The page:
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Hill Towns

3.73 of 5 stars 3.73  ·  rating details  ·  2,953 ratings  ·  76 reviews
A single event in her childhood irrevocably marked Catherine Gaillard -- and made it impossible for her to leave her cloistered mountaintop town in Tennessee for the next thirty years. But her devotion to her husband, Joe, and her desire to forever put the incident behind her propel Cat on a life-changing trip to Italy.

Making their way across the countryside of Tuscany wit
Paperback, 432 pages
Published May 11th 1994 by HarperTorch (first published January 1st 1993)
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Into the Killer Sphere by Stefania MattanaA Room with a View by E.M. ForsterUnder the Tuscan Sun by Frances MayesRomeo and Juliet by William ShakespeareEat, Pray, Love by Elizabeth Gilbert
Books with Italian location
23rd out of 209 books — 100 voters
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Reading Italy
182nd out of 367 books — 109 voters

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Community Reviews

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The older I get, the less tolerance I have for the overblown prose that Siddons sometimes gets caught up in while describing her characters. This one was definitely NOT among her best efforts; if you want to read vintage Siddons, I much preferred Colony. On the other hand, I must admit that if you would like to read some beautiful descriptions of Rome, Venice, Florence and Siena, it's clear that Siddons has not only visited these places, but has a true appreciation for them. For that, I'll give ...more
There's currently a commercial about chaise lounges on tv. The husband pronounces them "chase" and his wife pronounces them "chaaaze". I felt as if I have been languidly sprawled out on a chaise lounge while reading this book. It was wonderful. Ms. Siddons strings words together like multi-dimensional figures on a strand of holiday ornaments. The settings are the hills of Tennessee and the major cities of Italy. The lighting, the feeling, the emotions, the bourbon.....this book is so good! I rea ...more
I found myself speaking outloud to the characters (i.e. "Don't do it, Cat!") which means that the plot is certainly strong enough for me to really get into it. However, I too, was very unimpressed the language. There simply was no need for the foul words that Siddons appeared to enjoy throwing in seemingly on a whim. Also, I believe that I have a pretty broad vocabulary, but Siddons really stretched the limits of every day speech in this book! Words such as "fecundity", "scurrilious", "ennui", e ...more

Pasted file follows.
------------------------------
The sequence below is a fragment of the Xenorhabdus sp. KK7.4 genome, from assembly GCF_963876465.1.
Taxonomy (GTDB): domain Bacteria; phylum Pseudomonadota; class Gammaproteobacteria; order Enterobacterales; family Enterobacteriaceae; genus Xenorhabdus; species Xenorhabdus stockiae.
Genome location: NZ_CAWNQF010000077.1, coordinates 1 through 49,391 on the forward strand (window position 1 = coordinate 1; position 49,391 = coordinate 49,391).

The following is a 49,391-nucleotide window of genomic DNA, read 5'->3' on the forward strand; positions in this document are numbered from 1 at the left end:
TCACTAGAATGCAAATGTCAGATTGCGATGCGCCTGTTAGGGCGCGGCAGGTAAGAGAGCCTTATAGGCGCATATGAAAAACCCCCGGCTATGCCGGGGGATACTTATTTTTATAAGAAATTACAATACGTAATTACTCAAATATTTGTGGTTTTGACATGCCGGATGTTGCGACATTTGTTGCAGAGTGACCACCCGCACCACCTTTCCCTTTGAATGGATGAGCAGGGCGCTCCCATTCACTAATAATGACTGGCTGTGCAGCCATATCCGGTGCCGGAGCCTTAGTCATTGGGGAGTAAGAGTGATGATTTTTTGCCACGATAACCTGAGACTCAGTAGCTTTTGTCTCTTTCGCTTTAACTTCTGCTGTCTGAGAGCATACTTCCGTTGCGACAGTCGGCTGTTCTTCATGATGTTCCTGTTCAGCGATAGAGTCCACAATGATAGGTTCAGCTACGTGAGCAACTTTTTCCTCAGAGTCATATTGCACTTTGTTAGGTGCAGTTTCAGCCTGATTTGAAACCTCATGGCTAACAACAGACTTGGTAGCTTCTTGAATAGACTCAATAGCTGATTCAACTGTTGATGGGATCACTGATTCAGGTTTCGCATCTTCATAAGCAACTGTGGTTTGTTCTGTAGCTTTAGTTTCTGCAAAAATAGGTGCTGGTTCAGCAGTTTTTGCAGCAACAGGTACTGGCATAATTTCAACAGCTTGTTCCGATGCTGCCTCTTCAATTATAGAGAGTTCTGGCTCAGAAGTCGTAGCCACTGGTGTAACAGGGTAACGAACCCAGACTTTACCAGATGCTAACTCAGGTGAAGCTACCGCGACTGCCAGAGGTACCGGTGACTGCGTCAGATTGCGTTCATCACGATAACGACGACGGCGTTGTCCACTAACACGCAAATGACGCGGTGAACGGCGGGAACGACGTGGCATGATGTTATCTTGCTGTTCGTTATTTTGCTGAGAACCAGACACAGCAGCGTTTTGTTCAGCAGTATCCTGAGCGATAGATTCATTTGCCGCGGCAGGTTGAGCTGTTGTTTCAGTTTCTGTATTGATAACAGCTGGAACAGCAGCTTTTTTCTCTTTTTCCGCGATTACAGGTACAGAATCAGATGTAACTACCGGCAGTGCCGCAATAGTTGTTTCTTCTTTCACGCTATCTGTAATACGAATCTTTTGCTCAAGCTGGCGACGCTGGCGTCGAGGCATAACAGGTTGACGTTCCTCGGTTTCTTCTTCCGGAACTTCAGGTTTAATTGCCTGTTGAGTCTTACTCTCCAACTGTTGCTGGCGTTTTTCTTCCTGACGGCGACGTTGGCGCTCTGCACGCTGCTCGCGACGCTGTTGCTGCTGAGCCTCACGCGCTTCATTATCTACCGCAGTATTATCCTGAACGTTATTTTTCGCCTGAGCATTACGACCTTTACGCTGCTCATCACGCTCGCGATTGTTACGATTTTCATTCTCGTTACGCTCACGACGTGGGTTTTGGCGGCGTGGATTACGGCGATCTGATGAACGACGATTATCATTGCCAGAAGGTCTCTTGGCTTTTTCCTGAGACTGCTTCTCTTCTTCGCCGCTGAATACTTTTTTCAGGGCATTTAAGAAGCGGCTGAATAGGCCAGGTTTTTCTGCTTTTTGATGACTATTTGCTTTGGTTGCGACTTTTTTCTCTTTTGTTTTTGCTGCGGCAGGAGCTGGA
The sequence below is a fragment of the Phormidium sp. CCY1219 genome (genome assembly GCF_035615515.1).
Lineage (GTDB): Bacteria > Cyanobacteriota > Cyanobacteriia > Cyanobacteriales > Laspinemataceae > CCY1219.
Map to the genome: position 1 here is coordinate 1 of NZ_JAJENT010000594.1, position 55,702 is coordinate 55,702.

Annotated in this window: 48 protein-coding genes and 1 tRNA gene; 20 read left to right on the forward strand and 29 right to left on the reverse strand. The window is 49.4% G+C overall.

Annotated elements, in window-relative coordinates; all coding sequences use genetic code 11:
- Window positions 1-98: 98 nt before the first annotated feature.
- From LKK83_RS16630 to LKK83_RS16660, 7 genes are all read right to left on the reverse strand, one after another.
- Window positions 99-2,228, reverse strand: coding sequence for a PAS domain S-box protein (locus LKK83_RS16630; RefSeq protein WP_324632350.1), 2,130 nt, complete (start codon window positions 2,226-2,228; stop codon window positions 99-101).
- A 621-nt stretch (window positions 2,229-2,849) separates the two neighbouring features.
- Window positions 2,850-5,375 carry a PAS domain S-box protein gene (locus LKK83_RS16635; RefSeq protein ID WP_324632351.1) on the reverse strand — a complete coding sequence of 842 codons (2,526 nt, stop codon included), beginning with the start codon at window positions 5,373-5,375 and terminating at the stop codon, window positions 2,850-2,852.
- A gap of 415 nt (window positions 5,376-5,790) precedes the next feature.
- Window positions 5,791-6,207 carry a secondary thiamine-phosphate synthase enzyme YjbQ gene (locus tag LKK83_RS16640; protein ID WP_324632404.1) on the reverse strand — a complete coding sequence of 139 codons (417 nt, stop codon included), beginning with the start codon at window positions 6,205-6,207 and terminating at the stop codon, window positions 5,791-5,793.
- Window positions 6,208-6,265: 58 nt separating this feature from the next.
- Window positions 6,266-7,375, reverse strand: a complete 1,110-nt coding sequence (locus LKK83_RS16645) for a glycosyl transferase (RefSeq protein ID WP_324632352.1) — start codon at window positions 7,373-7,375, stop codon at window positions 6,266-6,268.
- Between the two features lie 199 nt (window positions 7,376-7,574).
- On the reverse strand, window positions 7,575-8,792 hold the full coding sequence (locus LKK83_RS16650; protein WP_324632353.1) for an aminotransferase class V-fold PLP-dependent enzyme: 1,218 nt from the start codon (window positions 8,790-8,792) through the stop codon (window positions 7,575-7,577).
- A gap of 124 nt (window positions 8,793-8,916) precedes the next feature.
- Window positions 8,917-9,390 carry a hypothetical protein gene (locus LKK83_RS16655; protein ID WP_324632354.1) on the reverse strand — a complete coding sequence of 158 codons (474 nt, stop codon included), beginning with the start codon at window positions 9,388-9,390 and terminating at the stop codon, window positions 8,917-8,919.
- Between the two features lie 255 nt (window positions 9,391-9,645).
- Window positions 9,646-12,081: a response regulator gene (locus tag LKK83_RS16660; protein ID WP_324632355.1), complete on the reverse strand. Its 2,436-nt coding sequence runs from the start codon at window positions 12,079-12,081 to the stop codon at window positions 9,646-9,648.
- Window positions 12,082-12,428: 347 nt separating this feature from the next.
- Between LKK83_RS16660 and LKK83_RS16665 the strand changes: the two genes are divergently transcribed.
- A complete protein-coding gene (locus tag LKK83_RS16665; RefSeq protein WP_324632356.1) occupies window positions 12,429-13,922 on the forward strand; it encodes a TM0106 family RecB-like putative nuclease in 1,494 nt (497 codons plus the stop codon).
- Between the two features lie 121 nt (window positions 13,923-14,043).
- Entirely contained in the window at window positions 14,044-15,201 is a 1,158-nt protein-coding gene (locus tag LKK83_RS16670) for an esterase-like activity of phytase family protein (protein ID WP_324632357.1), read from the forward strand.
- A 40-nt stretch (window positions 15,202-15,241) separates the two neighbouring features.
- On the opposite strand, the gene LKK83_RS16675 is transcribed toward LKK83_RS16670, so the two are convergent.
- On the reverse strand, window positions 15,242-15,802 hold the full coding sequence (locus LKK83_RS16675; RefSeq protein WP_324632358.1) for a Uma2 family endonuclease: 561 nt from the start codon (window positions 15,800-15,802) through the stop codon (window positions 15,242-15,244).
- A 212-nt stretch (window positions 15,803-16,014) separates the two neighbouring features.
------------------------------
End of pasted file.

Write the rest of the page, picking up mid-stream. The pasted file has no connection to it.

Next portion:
I really like Anne Rivers Siddons, and this is my favorite. This is another novel I read over and over. It's funny, heartbreaking, and most importantly, fabulously romantic without being cliche or fluffy. The author draws you so much into the setting, Italy in this case, that you'll feel like your sitting at a table on the Roman terrace watching the characters interact and you'll swear you can smell the garlic and the sweat. I liked this even more the Eat, Love, Pray.
If you ever wanted to, have already, or want to relive a trip to Italy, especially Rome, Venice, Florence, Siena, and Tuscany then this is the book for you. The descriptions are vivid, detailed, and picturesque of the people, places, the hot sensual scorching weather, and the emotions generated by being there. This is also a book where it is handy to have a dictionary nearby because the prose is overblown with words not in everyday use.

As a five year old child Cat Gaillard was traumatized by the
I thought this book was absolutely amazing and enthralling. Cat, the main character, has never once left her home town on The Mountain in TN, until she and her husband decide to take a life-changing trip to Italy. Siddons' descriptions of the people and places encountered along the way are so vivid that I could "see" very detailed pictures of them all in my mind. Now I not only want to learn to speak Italian, I want to go there too.